Layer on top of the overstretched and under-funded food relief system, the massive disruption caused by the shut down of our society due to COVID-19. Many charities have closed their operations or are at best running at a limited capacity. Early on food delivery systems were also heavily disrupted combined with panic buying. Recently the ABC reported that a small charity, Foodshare in Shepparton (VIC), who normally receives 300kg of food only received only 10kg of food during the early weeks of the pandemic. They usually supply food to more than 100 local agencies, churches and community groups who then distribute the food to the vulnerable.
New jobless and others require support
Millions of people are out of work or getting fewer hours, and making ends meet is difficult. For many it’s the first time they’ve truly struggled to get food on the table for themselves and their family. They simply don’t have a buffer in their household budget to deal with the recent economic shock inflicted upon them. Food and emergency relief services are seeing a lot of overseas students, backpackers, temporary visa holders and refugees. There are many slipping through the gaps of the Government assistance package. By late April we saw the demand for food relief rise rapidly.
Australia’s largest food-relief organisation, Foodbank, says demand for help is at a record high, doubling in the past few weeks alone. At the same time, almost a fifth of charities who usually provide food relief are closed. A website called Ask Izzy, has also seen a spike in searches for food relief agencies through its App.
The team at Western Port Community Support receive meals from Port Phillip Estate
Will the need for meals continue now that things are getting back to normal?
StreetSmart has been involved in supporting and funding food security programs, big and small, for 16 years. One of our first grants was to a fledgling FareShare in 2004, we helped seed fund Second Bite and funded the first walk-in cool room for the ASRC food bank. We have seen continual growth in the number of people needing food relief, due to poverty. Demand is now going to increase rapidly and will be with us for a prolonged period.
We have seen an amazing response to the food security crisis in communities across Australia, many involving our friends and colleagues, some we have helped to fund now and previously. Organisations such as FareShare, Oz Harvest, Second Bite, STREAT, Community Grocer, St Patricks (Perth), ASRC, Coast Shelter and many restaurateurs and staff have stepped up and are meeting some of the needs. Neighbours have been helping neighbours. We applaud all of them, their staff, the volunteers and supporters. There are a lot of people struggling to make ends meet.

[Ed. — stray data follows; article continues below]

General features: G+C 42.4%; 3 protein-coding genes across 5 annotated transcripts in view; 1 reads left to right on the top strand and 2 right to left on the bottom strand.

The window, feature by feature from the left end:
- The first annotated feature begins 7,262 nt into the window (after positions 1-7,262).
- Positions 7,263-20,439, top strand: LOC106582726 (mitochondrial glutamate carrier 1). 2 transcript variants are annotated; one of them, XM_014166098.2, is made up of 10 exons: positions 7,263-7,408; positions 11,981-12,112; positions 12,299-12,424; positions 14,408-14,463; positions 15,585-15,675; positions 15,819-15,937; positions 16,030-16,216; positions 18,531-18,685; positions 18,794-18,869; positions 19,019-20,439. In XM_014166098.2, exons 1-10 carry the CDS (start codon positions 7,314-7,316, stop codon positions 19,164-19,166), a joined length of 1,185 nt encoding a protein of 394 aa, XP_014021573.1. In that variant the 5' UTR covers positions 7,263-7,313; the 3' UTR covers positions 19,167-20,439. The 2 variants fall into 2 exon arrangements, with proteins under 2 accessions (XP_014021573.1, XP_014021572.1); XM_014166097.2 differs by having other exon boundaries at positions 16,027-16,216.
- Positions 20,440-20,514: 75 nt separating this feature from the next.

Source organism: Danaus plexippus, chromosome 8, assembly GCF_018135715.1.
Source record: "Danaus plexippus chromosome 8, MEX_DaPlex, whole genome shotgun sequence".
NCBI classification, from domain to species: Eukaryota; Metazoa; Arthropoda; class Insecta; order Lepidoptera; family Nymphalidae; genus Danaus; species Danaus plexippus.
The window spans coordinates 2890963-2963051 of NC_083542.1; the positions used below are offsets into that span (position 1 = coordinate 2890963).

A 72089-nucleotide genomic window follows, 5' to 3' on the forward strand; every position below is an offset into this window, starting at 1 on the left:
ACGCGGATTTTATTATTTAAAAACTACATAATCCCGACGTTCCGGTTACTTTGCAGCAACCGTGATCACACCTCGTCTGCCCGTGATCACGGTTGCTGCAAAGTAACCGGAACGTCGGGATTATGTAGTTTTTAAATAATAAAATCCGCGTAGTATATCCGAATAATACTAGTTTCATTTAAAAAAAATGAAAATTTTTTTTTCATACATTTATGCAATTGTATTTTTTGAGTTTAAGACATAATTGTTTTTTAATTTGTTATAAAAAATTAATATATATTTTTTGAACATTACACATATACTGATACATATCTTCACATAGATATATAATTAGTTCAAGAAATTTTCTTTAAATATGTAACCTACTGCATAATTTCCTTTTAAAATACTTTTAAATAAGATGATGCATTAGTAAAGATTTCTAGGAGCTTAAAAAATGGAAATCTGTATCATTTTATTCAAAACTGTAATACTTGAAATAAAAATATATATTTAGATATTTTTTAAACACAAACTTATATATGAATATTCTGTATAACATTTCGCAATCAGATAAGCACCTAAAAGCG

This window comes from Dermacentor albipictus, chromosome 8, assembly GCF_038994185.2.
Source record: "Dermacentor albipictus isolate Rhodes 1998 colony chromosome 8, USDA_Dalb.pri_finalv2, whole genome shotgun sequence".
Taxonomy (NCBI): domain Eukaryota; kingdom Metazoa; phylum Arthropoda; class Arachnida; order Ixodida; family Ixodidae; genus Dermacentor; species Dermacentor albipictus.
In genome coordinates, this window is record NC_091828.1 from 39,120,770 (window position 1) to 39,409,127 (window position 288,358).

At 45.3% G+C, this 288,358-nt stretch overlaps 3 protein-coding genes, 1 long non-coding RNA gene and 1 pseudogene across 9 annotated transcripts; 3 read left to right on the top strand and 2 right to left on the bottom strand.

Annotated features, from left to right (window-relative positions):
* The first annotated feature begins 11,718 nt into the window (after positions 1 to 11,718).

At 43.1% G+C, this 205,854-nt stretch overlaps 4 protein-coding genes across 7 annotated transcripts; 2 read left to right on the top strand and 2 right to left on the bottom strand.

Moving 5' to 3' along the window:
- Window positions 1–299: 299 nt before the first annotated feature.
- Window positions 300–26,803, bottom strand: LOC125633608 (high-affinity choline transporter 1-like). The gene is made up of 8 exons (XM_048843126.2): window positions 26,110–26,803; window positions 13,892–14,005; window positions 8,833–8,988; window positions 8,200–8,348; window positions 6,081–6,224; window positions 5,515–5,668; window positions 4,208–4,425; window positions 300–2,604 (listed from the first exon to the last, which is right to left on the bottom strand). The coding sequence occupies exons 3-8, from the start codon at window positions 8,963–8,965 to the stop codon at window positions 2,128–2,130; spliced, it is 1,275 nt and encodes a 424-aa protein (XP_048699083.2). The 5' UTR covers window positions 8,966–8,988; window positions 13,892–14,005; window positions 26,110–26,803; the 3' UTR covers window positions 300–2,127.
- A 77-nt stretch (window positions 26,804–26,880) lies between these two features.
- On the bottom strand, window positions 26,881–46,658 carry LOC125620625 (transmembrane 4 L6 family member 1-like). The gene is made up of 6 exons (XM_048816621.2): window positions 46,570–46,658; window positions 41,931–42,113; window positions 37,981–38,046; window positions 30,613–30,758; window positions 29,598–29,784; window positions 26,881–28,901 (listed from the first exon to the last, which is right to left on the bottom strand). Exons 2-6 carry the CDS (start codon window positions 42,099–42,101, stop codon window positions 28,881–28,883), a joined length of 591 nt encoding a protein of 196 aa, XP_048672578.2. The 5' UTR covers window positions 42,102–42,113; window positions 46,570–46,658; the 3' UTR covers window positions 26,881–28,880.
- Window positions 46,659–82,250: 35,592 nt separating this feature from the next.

But let’s remember food banks and food relief programs are not a solution for deficiencies in government income support. We call on the Federal Government to develop meaningful policy solutions to reduce poverty, including keeping the new level of Job Seeker payment above previous levels.
How can you help right now
To date SmartMeals is filling a niche in the food relief system, working closely with charity partners to plug a gap at a local level. The program has been supported by a mix of individuals chipping in from $10 at a time, to much larger personal gifts from individuals and key philanthropic and corporate partners. We have been generously supported to date and have raised funds for the next 4 weeks (at current levels of meals) but, beyond that, we will be looking for further funding. We are asking the community to keep it going so that people can be supported through this difficult time…
“When you’re down and out like this, it’s tough. This food has been keeping me afloat during this particularly rough patch in my life.” SmartMeals recipient at Communify (Brisbane)
“If it wasn’t for these meals, I’d go hungry. I have no money & nowhere to cook food.” – SmartMeals recipient at St Mary’s House of Welcome
More about the program and how to donate see here
You can also write to your MP asking for JobSeeker to be maintained at current levels to enable people to live in dignity and effectively seek work if able.